Donn and Atl134 - Your comments are nearly always derogatory toward the LDS Faith. If you really feel this way toward my beliefs, why read the articles? This article holds a great thought and some good ideas. Yet you seem to want to pick it apart, rather than try to understand its meaning. What good do you feel you're doing by reading articles such as this one and making derogatory comments on them? It must make for some great unhappiness in your lives.

atl134
Salt Lake City, UT

@Abeille
"The fact that he did not use 'Christian' to describe the members of the church is significant."

Not really no, because he wanted to establish clear separation with the other churches.

"Your comments are nearly always derogatory toward the LDS Faith."

I question things (like in this case I question how Joseph Smith not using Christian helps prove the church is true especially since the church works hard nowadays to convey the fact that they are Christian). Some think that's derogatory I guess, those are the few LDS members who think anything other than agreement is hate. I know most LDS members aren't like that. I know it's a Christian church. I know it's not a cult. I know it's full of mostly decent people. I just don't believe in it, that's all. I read religion articles because they're interesting.

donn
layton, UT

Re: Abeille, What good do you feel you're doing by reading articles such as this?
...speaking the truth in love(Eph4:15)I share Jesus with my Mormon in-laws too.

Jesus is the “Hellenized-anglicized form of “Yeshua”,which means “salvation”. Yeshua never heard the name “Jesus”in His lifetime. He was called Yeshua which is very similar to Joshua a common Hebrew name at the time.

Christ is a title not His last name, taken from the Hebrew word Mashiach or anointed one ,which was translated and Anglicized from Christos to Christ. Messiah is more accurate than Christ. ,Examples of this in the Old Covenant are Dan 9:25 Yeshua claimed this title Messiah in the New Covenant(Mk 14: 61-62) Messianic Judaism.

God said to Moses, “I AM WHO I AM(the Being).(Ex 3:14 Septuagint).
you will die in your sins; for unless you believe that I Am [God the being] who I claim to be, you will die in your sins(John 8:24 Greek N.T.)

If you have a personal relationship with someone getting their character and nature right, is essential.

Abeille
West Haven, Utah

Atl134 -

I thank you for your response. I have no problem whatsoever that you disagree with my theology. Please feel free to believe as you see fit. Nor do I equate the term 'derogatory' with 'hate'. I don't think you 'hate' Latter-Day Saints. I simply find it interesting that, in general, you read these articles, then find something negative to say about them. However, based on your response, I have this to offer:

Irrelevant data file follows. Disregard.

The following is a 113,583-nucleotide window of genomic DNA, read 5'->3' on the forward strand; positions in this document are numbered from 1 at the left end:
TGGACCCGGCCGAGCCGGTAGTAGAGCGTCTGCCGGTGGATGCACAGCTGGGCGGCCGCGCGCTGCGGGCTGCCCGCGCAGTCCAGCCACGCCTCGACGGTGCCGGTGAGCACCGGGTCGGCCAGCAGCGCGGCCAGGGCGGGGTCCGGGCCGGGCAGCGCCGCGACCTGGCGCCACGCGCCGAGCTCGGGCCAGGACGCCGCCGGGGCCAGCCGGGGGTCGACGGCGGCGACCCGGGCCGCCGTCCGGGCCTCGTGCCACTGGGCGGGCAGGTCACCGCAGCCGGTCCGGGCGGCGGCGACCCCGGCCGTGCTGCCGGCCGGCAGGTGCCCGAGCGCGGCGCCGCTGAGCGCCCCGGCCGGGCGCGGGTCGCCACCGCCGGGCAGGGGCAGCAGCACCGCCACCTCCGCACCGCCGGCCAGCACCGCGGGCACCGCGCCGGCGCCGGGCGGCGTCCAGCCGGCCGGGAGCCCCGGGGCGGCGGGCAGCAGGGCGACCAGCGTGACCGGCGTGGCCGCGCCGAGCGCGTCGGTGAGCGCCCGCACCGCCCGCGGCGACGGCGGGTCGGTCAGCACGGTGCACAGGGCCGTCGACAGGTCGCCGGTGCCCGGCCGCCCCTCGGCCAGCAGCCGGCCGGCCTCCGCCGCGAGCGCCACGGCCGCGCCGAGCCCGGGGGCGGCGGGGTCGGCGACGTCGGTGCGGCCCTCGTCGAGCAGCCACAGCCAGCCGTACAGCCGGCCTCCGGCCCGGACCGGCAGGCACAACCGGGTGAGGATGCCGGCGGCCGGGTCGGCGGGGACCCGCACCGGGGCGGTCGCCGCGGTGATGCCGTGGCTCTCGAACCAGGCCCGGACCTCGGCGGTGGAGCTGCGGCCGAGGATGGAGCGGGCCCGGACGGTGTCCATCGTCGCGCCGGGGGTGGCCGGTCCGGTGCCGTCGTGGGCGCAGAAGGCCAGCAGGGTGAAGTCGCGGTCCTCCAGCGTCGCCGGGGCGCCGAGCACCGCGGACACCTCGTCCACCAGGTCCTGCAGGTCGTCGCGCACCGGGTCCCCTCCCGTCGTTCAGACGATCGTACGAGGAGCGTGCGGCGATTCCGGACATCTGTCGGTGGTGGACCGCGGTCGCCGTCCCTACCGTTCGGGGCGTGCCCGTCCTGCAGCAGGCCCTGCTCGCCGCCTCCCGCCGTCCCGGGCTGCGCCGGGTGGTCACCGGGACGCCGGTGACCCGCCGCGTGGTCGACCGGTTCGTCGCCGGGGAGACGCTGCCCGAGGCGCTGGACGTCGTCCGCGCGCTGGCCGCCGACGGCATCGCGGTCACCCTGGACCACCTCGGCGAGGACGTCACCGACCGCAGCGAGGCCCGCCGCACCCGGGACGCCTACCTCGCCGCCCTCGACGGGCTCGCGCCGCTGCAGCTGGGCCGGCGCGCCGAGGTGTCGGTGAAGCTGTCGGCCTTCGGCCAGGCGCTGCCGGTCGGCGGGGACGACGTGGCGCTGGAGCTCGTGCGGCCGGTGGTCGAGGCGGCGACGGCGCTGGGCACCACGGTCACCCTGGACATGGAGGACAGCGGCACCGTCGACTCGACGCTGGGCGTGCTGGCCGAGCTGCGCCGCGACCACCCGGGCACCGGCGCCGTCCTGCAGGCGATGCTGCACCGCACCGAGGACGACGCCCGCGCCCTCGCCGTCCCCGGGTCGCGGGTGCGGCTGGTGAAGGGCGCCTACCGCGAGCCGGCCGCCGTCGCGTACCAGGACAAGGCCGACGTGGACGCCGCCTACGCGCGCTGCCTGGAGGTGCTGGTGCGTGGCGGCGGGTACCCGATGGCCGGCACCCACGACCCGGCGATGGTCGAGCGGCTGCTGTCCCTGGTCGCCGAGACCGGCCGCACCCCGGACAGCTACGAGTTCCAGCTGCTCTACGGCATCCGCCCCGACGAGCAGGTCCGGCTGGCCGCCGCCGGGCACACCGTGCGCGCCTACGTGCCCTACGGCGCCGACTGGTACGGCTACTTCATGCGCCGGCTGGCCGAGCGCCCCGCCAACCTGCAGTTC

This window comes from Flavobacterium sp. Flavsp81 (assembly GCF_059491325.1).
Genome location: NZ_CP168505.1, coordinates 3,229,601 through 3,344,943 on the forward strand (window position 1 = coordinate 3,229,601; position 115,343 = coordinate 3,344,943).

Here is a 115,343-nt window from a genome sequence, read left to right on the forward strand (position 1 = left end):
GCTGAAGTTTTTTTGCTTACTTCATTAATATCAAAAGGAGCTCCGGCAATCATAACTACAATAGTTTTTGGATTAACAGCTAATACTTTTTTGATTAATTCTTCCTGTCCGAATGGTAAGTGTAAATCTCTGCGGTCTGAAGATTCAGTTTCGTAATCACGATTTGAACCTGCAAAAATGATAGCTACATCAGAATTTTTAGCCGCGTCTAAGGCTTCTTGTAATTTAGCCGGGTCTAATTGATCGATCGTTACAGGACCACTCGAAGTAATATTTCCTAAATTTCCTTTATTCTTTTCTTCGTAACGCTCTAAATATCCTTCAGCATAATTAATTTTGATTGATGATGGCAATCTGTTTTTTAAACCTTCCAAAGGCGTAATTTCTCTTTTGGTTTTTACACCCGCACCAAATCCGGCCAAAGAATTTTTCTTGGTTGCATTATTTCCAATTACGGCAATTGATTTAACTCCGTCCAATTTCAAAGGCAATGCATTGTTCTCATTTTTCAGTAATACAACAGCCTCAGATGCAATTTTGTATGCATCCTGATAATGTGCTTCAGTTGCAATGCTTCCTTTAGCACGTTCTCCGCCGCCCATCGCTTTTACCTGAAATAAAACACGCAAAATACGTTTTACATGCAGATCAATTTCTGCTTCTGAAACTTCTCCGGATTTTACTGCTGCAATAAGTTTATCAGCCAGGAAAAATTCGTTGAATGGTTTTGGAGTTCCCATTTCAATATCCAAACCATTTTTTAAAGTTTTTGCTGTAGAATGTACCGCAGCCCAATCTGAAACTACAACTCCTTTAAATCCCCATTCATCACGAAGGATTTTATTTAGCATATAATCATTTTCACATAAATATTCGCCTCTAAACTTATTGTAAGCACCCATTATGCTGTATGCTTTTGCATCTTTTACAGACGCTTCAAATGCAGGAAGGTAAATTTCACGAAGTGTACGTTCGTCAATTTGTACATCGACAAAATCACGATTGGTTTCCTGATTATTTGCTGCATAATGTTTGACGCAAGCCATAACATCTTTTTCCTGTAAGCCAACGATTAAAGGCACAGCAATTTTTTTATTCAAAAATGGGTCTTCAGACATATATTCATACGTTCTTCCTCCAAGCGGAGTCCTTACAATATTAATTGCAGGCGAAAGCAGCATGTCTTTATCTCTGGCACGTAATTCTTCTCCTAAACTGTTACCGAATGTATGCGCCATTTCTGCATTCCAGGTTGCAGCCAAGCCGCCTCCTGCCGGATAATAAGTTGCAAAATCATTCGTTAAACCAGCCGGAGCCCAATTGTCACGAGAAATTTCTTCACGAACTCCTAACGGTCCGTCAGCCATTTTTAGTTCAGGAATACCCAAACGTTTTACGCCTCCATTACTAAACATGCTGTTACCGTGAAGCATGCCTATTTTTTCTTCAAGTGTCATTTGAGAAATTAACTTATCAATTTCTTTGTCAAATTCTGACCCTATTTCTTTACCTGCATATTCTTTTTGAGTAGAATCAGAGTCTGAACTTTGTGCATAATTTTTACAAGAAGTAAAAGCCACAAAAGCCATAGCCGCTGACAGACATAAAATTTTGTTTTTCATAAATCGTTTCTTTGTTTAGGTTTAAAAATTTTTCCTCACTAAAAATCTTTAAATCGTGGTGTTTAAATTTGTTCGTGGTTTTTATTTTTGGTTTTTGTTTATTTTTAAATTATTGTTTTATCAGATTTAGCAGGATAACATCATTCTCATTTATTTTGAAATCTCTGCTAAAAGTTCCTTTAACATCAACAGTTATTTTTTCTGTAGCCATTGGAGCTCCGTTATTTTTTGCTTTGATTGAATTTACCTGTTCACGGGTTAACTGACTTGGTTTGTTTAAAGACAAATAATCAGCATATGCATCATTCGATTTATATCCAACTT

If you want absolute 'proof' that a theology is true, you won't find it in any of these articles. In my opinion, we were meant to live by faith. Having 'proof' that something is right means you no longer have 'faith', since you have a sure knowledge (proof) of it. Articles such as this one are not 'proof', nor are they intended to be. They are 'evidences' for us to explore, which reassures us of our faith. So, in the 'proof' sense, you're right - this article does not 'prove' anything. In the 'evidence' sense, it has great value.

The only proof you can have about theology is given by the Holy Ghost - which one can receive only by excercising faith.

Abeille
West Haven, Utah

Donn -

Thank you very much for your response. I am also grateful that your stated intent is to help me understand the nature of Jesus the Christ, whom I accept as my Lord and my Savior. I have had that 'change of heart', or, in the New Testament, that change of spirit spoken of.

I realize that Christ is not the surname of Jesus. If anything, he was probably known as (anglicized version) 'Jesus Bar Joseph', which I think both of us would agree is somewhat inaccurate.

Also inaccurate was your quote of Ex 3:14. It says (KJV) 'And God said unto Moses, I AM THAT I AM: and he said, Thus shalt thou say unto the children of Israel, I AM hath sesnt me unto you. Obviously, one of the titles of Yah'Weh (The God of the Old Testament) is I AM. The LDS believe that the God of the Old Testament, Yah'weh, and Yeshua of the New Testament, are the same - more commonly known as Jesus.

I also agree that getting the character and nature of Jesus right is essential. Let me know how else I can help.

donn
layton, UT

Re: Abeille The LDS believe that the God of the Old Testament, Yah'weh, and Yeshua of the New Testament, are the same.

From LDS revelation, we learn that ‘Jehovah‘ is the English form of the actual name by which the Lord Jesus was known ANCIETLY. (D&C 110:3) p.788 Mormon Doctrine.

Jehovah appears to JS? Abraham 2:8 ,My is name is Jehovah. s/b YHWH, JS was unaware of the poor KJV and didn’t know the Personal name of God(LORD)YHWH. Google Tetragrammmaton.

The spelling Jehovah appeared first during the 1762-1769 editing of the KJV Bible. The transcription Jehovah is nothing but a misunderstanding by Christian translators of Jewish reading traditions."

In the beginning was the Word, and the Word was with God, and the Word was God. The Word became flesh .(John 1:1,14 KJV) God becomes man not man becomes God.

…we perceive we the love of God, because he laid down his life for us…1 John 3:16(KJV) God on the cross.
(Mosiah 7:27; 15:1-2)teaches Jesus has always been God as well. (Kenosis doctrine)

atl134
Salt Lake City, UT

@Abeille
"I simply find it interesting that, in general, you read these articles, then find something negative to say about them."

Since this is an LDS site and most commenters here are LDS, I think it just ends up probability based that when I find something to disagree with it'll be from a pro-LDS side more often than not. On the flip side of that, when it comes to disagreeing with comments about religion on the other newspapers' site, I'm frequently arguing against things that are anti-LDS.

"If you want absolute 'proof' that a theology is true, you won't find it in any of these articles.

The only proof you can have about theology is given by the Holy Ghost - which one can receive only by excercising faith."

Right, of course the Holy Spirit isn't exactly foolproof either, by which I mean that people in all sorts of different Christian faiths believe to be following the Spirit.